Joint removal of lost fishing gear to prevent marine animal entanglement
A joint effort with our partners led to the successful removal of a large amount of abandoned fishing gear (known as ghost gear) from local waters off the New Hampshire coast, helping to make this area safer for marine animals.
Together with representatives from Blue Ocean Society for Marine Conservation and New Hampshire Sea Grant, we were able to locate and remove lost traps left on the sea floor using side-scan sonar equipment loaned by the Virginia Institute of Marine Science (VIMS). Local New Hampshire fisherman Lee Schatvet loaned his boat, Yesterday’s Storm, and assistance to the project. The New Hampshire Department of Fish & Game was also on hand to oversee the removal of the gear.
The team scouted waters off Rye Harbor, around the Isles of Shoals and Gosport Harbor and managed to pull out some 24 lost lobster traps and over 400 pounds of inactive fishing rope and line. 127 animals, including lobsters (several of whom were carrying eggs), crabs, and fish, were found inside inactive traps and were released into local waters. All traps that were still in good condition – 18 in total -- were returned to their owners.
“This was a true collaborative effort that yielded win-win results for all involved,” said Elizabeth Hogan, U.S. Oceans and Wildlife Campaign Manager for World Animal Protection. “The owners of the located traps got their gear back; trapped lobsters, crabs, and other marine life were safely released back into the ocean; and lost gear that risks entangling animals and damaging boats was removed from the marine ecosystem. We are grateful for the invaluable support of our partner organizations and of local fisherman Lee Schatvet, whose boat and assistance allowed us to retrieve such a large amount of inactive gear from the water.”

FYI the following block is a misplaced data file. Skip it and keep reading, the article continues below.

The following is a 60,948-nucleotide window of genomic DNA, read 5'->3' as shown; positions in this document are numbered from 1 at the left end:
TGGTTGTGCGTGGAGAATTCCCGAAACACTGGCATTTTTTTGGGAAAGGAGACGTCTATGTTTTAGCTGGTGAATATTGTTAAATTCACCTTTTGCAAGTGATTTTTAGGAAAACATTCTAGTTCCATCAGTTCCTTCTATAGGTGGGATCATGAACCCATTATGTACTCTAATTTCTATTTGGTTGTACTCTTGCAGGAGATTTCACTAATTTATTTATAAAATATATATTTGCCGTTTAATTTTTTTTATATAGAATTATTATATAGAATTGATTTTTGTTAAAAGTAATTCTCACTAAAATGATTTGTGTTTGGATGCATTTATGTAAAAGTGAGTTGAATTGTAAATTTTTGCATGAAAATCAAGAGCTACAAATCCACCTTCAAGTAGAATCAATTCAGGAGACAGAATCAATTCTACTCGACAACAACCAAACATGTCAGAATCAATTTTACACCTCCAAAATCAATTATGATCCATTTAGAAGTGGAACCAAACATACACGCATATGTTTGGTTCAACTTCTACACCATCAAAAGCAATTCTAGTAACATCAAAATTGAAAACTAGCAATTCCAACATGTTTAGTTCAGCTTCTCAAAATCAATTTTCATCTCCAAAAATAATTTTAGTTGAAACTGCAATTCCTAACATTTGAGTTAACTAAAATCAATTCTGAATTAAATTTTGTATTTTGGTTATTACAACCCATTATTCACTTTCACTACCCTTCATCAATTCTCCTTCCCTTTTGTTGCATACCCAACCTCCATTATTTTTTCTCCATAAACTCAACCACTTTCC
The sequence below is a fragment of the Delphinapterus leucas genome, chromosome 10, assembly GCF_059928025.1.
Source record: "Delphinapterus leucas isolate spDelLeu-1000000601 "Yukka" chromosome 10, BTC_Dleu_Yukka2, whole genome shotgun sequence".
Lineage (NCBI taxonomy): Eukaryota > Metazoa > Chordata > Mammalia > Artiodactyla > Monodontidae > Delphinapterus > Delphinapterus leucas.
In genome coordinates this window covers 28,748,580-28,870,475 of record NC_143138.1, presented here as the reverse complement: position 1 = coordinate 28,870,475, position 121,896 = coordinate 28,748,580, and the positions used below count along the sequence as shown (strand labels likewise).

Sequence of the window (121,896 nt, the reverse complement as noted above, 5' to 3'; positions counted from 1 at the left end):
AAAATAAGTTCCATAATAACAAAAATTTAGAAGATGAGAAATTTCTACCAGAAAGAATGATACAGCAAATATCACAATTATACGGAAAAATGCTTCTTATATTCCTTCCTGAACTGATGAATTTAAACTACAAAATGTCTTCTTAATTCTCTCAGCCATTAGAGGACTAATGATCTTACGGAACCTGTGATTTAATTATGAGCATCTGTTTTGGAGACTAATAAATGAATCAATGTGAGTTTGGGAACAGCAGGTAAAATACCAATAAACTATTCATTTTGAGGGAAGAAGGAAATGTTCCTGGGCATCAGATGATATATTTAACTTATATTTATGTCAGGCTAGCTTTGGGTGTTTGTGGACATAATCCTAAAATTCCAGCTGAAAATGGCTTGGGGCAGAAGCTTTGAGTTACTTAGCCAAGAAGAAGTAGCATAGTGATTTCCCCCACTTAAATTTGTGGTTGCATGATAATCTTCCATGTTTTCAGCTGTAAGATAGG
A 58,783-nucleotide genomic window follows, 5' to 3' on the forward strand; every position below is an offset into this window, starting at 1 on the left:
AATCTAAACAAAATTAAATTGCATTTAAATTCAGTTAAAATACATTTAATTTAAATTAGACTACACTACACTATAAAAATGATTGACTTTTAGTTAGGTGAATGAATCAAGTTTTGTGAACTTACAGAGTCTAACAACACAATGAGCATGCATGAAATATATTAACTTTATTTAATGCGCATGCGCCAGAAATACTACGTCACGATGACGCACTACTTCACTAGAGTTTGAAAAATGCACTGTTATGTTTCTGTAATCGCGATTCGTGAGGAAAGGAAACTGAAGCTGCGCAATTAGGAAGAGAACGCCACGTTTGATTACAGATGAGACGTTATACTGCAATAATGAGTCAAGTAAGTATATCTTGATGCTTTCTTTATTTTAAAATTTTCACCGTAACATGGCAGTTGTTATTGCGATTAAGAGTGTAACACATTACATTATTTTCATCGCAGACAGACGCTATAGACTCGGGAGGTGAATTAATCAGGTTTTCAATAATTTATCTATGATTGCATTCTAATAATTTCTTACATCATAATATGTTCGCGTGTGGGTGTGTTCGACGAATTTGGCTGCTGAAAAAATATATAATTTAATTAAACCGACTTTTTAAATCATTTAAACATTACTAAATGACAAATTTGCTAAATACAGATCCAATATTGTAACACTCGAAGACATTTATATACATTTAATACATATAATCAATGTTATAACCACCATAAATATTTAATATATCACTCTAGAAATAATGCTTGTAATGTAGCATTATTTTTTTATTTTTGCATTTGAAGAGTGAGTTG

“After years of doing cleanups on the shoreline and on the Isles of Shoals, we were excited to finally be able to retrieve some underwater fishing gear for the benefit of both the local marine environment and ocean users,” said Jen Kennedy, Executive Director of Blue Ocean Society. “It’s only through a collaborative effort like this that these projects can be conducted, and we hope this will pave the way for future successful projects.”
“It’s exciting to see this type of underwater detection and removal project occurring as it should, removing lost gear from our waters, having NH Fish and Game call the owner and being able to return equipment to its rightful owner,” said Gabriela Bradt, Extension Specialist, Fisheries, for New Hampshire Sea Grant. “This whole project was built upon good working partnerships between fishermen, law enforcement, and our three organizations, and serves as a great example of what can get accomplished in this manner.”
New England waters are home to the critically endangered North Atlantic right whale, the population of which is estimated to be just 510 in the western north Atlantic Ocean. More than 70 percent of north Atlantic right whales are estimated to have been entangled in fishing gear, predominantly lobster pots, at some point during their lives.